Animal Eating As A Social Practice Essays

Animal Eating As A Social Practice Essays

Length: 1951 words (5.6 double-spaced pages)

Rating: Strong Essays

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Question 1. (690 Words)

Curnutt believes that the prima facie wrongness of animal-eating has not been defeated by additional factors which serve as the overriding reason. From his argument, David Curnutt claims that animal-eating is Ultima facia morally wrong. He further explains there are at least four grounds for overriding this wrong which include traditional-cultural, aesthetic, convenience, nutrition.

First, Animal-eating is a social practice that embeds well in today 's culture. Slavery and racism used to be part of modern culture at their time of occurrence; however, having that status is not what makes practices morally right or wrong. Take Slavery for example. It is wrong because it requires the coercion and degrading of innocent people; not because it no longer exists in our society. The fact that practice has tradition on its side and a solid standing in certain cultures does not mean it carries any moral capacity, so we need to be careful when analyzing the morally of any practice.

Second, Animal flesh is regarded by most people as esthetically pleasing. For example, animal body parts are prepared for consumption in several ways such as using different cooking techniques and spices. The aesthetic attractions of other practices are regarded as irrelevant to their moral appraisal. The former emperor of Rome, Heliogabalus had several innocent people gathered in fields to be murdered for the sole purpose of the pleasing effect he found in the sight of red blood on the green grass. Who would not condemn this barbaric act in the strongest possible way?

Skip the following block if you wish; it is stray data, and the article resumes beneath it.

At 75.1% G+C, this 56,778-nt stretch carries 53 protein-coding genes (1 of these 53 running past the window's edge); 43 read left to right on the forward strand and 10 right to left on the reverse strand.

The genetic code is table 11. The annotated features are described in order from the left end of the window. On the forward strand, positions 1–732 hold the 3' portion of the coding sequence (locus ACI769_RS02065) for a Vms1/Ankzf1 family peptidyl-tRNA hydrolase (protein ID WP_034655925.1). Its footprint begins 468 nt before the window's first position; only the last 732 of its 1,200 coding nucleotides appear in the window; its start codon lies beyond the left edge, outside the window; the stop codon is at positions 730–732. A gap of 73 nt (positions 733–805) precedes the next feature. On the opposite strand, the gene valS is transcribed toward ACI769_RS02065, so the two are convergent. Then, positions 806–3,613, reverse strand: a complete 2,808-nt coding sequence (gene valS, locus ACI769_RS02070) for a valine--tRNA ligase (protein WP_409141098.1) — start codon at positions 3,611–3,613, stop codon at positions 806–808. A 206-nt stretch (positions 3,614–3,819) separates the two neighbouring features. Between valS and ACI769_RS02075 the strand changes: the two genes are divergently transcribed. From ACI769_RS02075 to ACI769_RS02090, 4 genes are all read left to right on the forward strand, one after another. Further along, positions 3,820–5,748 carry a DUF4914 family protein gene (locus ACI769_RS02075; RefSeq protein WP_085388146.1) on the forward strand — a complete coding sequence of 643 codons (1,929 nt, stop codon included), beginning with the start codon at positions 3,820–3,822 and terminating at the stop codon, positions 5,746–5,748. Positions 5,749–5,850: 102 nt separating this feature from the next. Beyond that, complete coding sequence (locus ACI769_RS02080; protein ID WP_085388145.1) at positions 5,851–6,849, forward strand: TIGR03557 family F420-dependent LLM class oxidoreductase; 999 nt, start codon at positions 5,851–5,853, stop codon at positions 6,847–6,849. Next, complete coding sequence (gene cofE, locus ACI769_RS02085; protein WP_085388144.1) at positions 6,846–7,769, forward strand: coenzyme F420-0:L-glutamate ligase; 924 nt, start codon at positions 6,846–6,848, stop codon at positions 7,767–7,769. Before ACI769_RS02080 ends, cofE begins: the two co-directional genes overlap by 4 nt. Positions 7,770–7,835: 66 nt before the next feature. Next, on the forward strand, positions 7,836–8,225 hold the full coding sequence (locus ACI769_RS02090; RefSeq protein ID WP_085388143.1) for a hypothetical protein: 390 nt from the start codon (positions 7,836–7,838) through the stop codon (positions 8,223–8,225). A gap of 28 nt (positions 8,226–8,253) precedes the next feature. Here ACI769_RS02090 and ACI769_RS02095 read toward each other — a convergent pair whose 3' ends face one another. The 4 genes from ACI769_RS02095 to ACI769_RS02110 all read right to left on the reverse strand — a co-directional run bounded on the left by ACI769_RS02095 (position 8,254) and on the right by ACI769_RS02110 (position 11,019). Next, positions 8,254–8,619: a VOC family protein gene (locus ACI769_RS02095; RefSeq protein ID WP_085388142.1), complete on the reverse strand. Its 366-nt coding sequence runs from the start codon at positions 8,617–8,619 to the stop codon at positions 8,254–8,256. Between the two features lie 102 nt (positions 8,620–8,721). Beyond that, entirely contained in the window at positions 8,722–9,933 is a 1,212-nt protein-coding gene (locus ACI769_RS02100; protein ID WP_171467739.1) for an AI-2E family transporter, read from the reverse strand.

Third, the convenience of animal-eating is largely a function of the other two factors. The general public 's desire to eat animals and its status within a variety of soc...


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...sons for going to war and thereby result in several wars. The ultimate consequences of a general rule permitting preventative war would, therefore, be worse than one that forbad it. What we face in effect is what David Rodin calls the impasse problem: two competing and apparently equally possible rule-consequentialist interpretations of the preventative war norm. One explanation claims that a rule permitting preventive war would lead to better overall consequences because wars fought early would have less human cost, and would protect valuable goods such as national or international liberties. The other interpretation claims that a rule prohibiting preventive war would lead to overall better consequences because a more permissive doctrine would multiply the number of wars.










Works Cited
Timmons, Mark. Disputed Moral Issues: A Reader. Oxford UP, 2013. Print.

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